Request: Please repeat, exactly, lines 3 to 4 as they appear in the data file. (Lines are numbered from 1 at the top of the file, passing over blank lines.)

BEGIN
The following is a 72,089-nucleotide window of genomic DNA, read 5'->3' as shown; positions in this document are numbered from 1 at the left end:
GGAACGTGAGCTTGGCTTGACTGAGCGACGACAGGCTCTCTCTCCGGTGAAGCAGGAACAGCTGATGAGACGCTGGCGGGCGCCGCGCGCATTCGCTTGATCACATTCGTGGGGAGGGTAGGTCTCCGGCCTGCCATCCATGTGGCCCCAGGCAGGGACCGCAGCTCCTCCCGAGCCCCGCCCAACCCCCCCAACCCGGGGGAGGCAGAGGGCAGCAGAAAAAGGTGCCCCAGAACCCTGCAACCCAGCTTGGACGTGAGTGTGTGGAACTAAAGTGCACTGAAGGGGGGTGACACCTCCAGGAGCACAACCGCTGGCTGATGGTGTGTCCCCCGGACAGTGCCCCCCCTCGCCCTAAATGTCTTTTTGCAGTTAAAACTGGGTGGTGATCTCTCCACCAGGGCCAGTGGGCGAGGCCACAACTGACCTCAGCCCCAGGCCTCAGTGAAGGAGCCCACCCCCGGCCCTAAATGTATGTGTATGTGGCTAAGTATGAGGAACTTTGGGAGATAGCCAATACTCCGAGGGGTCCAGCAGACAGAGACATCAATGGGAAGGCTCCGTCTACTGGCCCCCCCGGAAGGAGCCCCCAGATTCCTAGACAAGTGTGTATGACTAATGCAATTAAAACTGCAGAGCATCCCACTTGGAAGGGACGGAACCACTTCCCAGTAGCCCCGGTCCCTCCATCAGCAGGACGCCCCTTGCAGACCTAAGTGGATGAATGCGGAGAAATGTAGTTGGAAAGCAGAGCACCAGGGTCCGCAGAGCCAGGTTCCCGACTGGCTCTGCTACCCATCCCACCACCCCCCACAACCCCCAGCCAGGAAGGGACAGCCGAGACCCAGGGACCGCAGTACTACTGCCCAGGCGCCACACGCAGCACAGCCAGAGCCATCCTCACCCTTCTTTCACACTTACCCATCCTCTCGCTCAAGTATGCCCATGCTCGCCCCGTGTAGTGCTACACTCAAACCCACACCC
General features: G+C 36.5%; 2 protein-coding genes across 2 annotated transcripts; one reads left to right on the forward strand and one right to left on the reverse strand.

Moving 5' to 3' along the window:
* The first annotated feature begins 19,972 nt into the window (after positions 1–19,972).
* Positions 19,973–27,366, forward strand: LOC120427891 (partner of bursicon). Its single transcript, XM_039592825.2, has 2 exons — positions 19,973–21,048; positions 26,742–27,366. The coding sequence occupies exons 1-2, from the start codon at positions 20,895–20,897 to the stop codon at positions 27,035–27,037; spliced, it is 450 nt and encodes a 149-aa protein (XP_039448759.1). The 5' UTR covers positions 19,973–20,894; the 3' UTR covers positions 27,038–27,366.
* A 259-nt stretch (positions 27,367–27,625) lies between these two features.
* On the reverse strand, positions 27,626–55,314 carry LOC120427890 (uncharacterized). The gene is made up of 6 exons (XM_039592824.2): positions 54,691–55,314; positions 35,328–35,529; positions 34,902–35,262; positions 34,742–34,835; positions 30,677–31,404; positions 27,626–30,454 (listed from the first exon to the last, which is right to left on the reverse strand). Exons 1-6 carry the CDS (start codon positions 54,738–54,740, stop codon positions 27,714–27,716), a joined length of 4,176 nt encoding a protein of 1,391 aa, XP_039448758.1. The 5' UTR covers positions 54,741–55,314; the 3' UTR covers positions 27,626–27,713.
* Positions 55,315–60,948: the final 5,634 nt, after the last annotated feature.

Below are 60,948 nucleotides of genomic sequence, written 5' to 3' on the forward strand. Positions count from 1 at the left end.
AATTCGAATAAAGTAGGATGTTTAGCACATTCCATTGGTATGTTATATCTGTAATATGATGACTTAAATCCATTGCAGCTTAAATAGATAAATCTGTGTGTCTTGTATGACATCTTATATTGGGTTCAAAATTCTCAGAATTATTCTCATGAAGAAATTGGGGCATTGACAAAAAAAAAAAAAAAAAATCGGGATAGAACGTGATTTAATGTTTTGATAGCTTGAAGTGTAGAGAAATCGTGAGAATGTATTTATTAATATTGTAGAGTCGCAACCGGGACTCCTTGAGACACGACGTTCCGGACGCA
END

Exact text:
General features: G+C 36.5%; 2 protein-coding genes across 2 annotated transcripts; one reads left to right on the forward strand and one right to left on the reverse strand.

Moving 5' to 3' along the window: